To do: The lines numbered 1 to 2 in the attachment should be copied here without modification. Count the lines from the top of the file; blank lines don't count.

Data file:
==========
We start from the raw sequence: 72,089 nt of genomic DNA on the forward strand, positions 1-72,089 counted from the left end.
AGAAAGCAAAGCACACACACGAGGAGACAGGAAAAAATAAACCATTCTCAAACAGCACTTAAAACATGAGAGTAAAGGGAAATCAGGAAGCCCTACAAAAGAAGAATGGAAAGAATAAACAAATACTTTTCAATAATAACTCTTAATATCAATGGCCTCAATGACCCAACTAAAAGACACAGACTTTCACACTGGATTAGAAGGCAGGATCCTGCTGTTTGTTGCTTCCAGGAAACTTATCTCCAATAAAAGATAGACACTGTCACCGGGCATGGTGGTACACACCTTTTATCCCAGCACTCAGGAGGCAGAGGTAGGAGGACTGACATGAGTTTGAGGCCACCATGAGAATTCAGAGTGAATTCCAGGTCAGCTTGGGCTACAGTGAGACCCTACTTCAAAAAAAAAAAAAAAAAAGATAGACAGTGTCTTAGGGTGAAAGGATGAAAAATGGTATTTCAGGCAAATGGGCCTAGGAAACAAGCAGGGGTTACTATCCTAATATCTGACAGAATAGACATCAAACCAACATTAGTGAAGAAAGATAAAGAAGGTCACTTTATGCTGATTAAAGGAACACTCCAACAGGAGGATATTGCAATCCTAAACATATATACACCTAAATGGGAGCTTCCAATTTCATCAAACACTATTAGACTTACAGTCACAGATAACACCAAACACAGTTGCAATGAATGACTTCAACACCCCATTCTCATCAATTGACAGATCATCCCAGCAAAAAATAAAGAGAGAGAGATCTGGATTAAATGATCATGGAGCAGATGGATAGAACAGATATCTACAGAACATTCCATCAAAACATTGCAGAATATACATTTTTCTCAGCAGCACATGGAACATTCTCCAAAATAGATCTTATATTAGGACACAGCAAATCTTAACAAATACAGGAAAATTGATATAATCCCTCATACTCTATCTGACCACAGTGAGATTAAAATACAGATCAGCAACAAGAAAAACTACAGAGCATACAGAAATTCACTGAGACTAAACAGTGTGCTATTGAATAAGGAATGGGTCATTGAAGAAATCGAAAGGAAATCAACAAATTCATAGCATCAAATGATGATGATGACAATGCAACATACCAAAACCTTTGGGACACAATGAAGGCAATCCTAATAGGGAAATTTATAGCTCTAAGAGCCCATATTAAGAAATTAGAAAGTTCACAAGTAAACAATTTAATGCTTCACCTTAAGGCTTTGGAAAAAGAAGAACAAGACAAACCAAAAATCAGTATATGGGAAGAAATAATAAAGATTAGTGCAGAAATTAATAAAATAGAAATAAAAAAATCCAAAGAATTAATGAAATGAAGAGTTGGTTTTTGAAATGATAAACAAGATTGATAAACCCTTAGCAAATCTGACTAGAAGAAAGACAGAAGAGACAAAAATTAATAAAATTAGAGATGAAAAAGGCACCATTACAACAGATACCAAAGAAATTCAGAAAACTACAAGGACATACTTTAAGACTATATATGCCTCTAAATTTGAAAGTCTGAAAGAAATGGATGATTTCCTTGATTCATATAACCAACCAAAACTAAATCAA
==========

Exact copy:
We start from the raw sequence: 72,089 nt of genomic DNA on the forward strand, positions 1-72,089 counted from the left end.
AGAAAGCAAAGCACACACACGAGGAGACAGGAAAAAATAAACCATTCTCAAACAGCACTTAAAACATGAGAGTAAAGGGAAATCAGGAAGCCCTACAAAAGAAGAATGGAAAGAATAAACAAATACTTTTCAATAATAACTCTTAATATCAATGGCCTCAATGACCCAACTAAAAGACACAGACTTTCACACTGGATTAGAAGGCAGGATCCTGCTGTTTGTTGCTTCCAGGAAACTTATCTCCAATAAAAGATAGACACTGTCACCGGGCATGGTGGTACACACCTTTTATCCCAGCACTCAGGAGGCAGAGGTAGGAGGACTGACATGAGTTTGAGGCCACCATGAGAATTCAGAGTGAATTCCAGGTCAGCTTGGGCTACAGTGAGACCCTACTTCAAAAAAAAAAAAAAAAAAGATAGACAGTGTCTTAGGGTGAAAGGATGAAAAATGGTATTTCAGGCAAATGGGCCTAGGAAACAAGCAGGGGTTACTATCCTAATATCTGACAGAATAGACATCAAACCAACATTAGTGAAGAAAGATAAAGAAGGTCACTTTATGCTGATTAAAGGAACACTCCAACAGGAGGATATTGCAATCCTAAACATATATACACCTAAATGGGAGCTTCCAATTTCATCAAACACTATTAGACTTACAGTCACAGATAACACCAAACACAGTTGCAATGAATGACTTCAACACCCCATTCTCATCAATTGACAGATCATCCCAGCAAAAAATAAAGAGAGAGAGATCTGGATTAAATGATCATGGAGCAGATGGATAGAACAGATATCTACAGAACATTCCATCAAAACATTGCAGAATATACATTTTTCTCAGCAGCACATGGAACATTCTCCAAAATAGATCTTATATTAGGACACAGCAAATCTTAACAAATACAGGAAAATTGATATAATCCCTCATACTCTATCTGACCACAGTGAGATTAAAATACAGATCAGCAACAAGAAAAACTACAGAGCATACAGAAATTCACTGAGACTAAACAGTGTGCTATTGAATAAGGAATGGGTCATTGAAGAAATCGAAAGGAAATCAACAAATTCATAGCATCAAATGATGATGATGACAATGCAACATACCAAAACCTTTGGGACACAATGAAGGCAATCCTAATAGGGAAATTTATAGCTCTAAGAGCCCATATTAAGAAATTAGAAAGTTCACAAGTAAACAATTTAATGCTTCACCTTAAGGCTTTGGAAAAAGAAGAACAAGACAAACCAAAAATCAGTATATGGGAAGAAATAATAAAGATTAGTGCAGAAATTAATAAAATAGAAATAAAAAAATCCAAAGAATTAATGAAATGAAGAGTTGGTTTTTGAAATGATAAACAAGATTGATAAACCCTTAGCAAATCTGACTAGAAGAAAGACAGAAGAGACAAAAATTAATAAAATTAGAGATGAAAAAGGCACCATTACAACAGATACCAAAGAAATTCAGAAAACTACAAGGACATACTTTAAGACTATATATGCCTCTAAATTTGAAAGTCTGAAAGAAATGGATGATTTCCTTGATTCATATAACCAACCAAAACTAAATCAA